Daniele Ponzi has about three decades of experience in the field of environment policy and management. He joined ADB in 1995, and since 2009 has been the Lead Environment Specialist with the Environment and Safeguards Division, Regional and Sustainable Development Department, with responsibilities focusing on ADB strategic environment agenda as well as operations support and knowledge management for green growth.
Daniele Ponzi, Lead Environment Specialist at ADB's Environment and Safeguards Division, shared with adb.org some key insights on the results of the United Nations Conference on Sustainable Development in Rio de Janeiro, Brazil.
It was a success in terms of inclusive approaches, and of the number and diversity of people who attended. More than 80 heads of states, representatives from 191 UN member states, and around 45,000 delegates participated. It was also successful because of the new initiatives, partnerships, business-led programs and new investments proposed. Many of these carried significant voluntary commitments with accompanying financial resources.
The outcome in one area was particularly clear: consensus was widespread that the “green economy” must be inclusive. Unless we end poverty, we cannot move toward a green economy.
Multilateral processes are complex, difficult, and very slow. They are important but only part of the solution. There weren’t any high expectations for the outcome document. The main criticism is that it lacks real vision and sufficient commitments for new programs and dedicated financial resources, as well as deadlines, deliverables, and roadmaps.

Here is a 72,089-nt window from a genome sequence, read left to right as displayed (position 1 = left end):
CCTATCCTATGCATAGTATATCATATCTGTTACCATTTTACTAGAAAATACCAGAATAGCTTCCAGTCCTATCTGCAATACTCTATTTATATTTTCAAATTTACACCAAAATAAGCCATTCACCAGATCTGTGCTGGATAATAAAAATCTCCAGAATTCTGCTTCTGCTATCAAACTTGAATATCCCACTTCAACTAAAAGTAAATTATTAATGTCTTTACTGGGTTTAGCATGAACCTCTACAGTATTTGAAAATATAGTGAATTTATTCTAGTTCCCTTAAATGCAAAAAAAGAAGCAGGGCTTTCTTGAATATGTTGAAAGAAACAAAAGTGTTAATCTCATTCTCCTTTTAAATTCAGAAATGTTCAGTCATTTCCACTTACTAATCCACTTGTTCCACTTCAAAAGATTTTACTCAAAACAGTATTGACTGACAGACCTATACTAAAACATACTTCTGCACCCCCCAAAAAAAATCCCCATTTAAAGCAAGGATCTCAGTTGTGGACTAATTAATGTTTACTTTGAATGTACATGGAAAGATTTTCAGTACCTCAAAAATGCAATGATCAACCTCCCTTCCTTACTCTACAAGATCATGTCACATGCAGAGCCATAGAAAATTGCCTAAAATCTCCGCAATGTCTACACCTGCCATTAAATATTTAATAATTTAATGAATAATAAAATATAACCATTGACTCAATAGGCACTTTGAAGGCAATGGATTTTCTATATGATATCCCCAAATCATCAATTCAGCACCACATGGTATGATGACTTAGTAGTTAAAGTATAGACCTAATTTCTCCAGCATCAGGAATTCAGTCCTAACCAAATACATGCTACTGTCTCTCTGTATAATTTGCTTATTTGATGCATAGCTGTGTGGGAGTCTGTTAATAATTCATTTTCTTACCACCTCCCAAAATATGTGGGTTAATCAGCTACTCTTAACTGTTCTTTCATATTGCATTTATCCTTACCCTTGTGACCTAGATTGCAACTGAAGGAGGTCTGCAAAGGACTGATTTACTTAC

ADB will continue promoting green growth by increasing support for clean energy access, sustainable transport, water and other sustainable infrastructure, including its work on green cities.
But the outcome document does have action items in areas such as sustainable consumption and production, corporate social and environmental responsibility, and financing for sustainable development.
The UN General Assembly has been left to decide, and agree on, many of these in its next session. It remains to be seen how many will actually happen.
The $175-billion loan and grant commitment for sustainable transport is definitely a major highlight of the conference. But it is one among a number of important commitments and initiatives to finance clean energy, food security, access to safe drinking water and better management of the oceans.
At Rio + 20, ADB drew attention to key issues facing the Asia-Pacific region. We shared key challenges and opportunities for the region, and our growing experience in supporting the region’s shift towards greener and more inclusive forms of growth.
We will continue promoting green growth by increasing support for clean energy access, sustainable transport, water and other sustainable infrastructure; including our work on green cities. Efforts will also continue and expand in preserving Asia's large critical ecosystems especially through regional approaches and innovative partnerships. ADB will keep developing capacities for environmental management, and providing platforms for knowledge and lessons sharing.
ADB will also continue working on developing the Sustainable Development Goals, where we need to ensure that these are properly translated at the regional and country level. They also need a good degree of ownership and must be aligned with national strategies for economic development and social inclusion.